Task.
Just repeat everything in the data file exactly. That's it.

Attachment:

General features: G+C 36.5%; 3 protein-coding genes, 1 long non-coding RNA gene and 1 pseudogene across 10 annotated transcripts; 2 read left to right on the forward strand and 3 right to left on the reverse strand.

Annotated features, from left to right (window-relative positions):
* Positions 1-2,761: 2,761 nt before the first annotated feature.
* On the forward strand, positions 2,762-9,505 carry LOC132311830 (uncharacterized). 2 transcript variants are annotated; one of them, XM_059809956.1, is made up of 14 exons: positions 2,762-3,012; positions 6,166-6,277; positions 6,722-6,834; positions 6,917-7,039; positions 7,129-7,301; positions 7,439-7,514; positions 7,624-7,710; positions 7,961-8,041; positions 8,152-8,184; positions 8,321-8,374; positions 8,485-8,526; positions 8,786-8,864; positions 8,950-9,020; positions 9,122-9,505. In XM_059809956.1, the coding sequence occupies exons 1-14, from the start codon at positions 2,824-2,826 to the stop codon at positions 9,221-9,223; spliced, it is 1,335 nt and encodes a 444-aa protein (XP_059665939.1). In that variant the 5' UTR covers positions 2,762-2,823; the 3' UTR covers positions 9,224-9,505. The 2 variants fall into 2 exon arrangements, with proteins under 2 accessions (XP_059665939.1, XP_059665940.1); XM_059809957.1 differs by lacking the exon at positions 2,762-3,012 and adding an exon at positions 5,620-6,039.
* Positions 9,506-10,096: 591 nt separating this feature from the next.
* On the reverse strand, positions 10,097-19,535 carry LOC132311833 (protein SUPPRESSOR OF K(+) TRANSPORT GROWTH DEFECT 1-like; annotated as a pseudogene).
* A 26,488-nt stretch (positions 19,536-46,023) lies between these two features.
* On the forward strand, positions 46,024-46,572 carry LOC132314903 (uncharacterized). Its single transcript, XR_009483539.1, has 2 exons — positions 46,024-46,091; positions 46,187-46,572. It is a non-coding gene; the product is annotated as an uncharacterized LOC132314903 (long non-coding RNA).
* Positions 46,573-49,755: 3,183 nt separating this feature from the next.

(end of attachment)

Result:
General features: G+C 36.5%; 3 protein-coding genes, 1 long non-coding RNA gene and 1 pseudogene across 10 annotated transcripts; 2 read left to right on the forward strand and 3 right to left on the reverse strand.

Annotated features, from left to right (window-relative positions):
* Positions 1-2,761: 2,761 nt before the first annotated feature.
* On the forward strand, positions 2,762-9,505 carry LOC132311830 (uncharacterized). 2 transcript variants are annotated; one of them, XM_059809956.1, is made up of 14 exons: positions 2,762-3,012; positions 6,166-6,277; positions 6,722-6,834; positions 6,917-7,039; positions 7,129-7,301; positions 7,439-7,514; positions 7,624-7,710; positions 7,961-8,041; positions 8,152-8,184; positions 8,321-8,374; positions 8,485-8,526; positions 8,786-8,864; positions 8,950-9,020; positions 9,122-9,505. In XM_059809956.1, the coding sequence occupies exons 1-14, from the start codon at positions 2,824-2,826 to the stop codon at positions 9,221-9,223; spliced, it is 1,335 nt and encodes a 444-aa protein (XP_059665939.1). In that variant the 5' UTR covers positions 2,762-2,823; the 3' UTR covers positions 9,224-9,505. The 2 variants fall into 2 exon arrangements, with proteins under 2 accessions (XP_059665939.1, XP_059665940.1); XM_059809957.1 differs by lacking the exon at positions 2,762-3,012 and adding an exon at positions 5,620-6,039.
* Positions 9,506-10,096: 591 nt separating this feature from the next.
* On the reverse strand, positions 10,097-19,535 carry LOC132311833 (protein SUPPRESSOR OF K(+) TRANSPORT GROWTH DEFECT 1-like; annotated as a pseudogene).
* A 26,488-nt stretch (positions 19,536-46,023) lies between these two features.
* On the forward strand, positions 46,024-46,572 carry LOC132314903 (uncharacterized). Its single transcript, XR_009483539.1, has 2 exons — positions 46,024-46,091; positions 46,187-46,572. It is a non-coding gene; the product is annotated as an uncharacterized LOC132314903 (long non-coding RNA).
* Positions 46,573-49,755: 3,183 nt separating this feature from the next.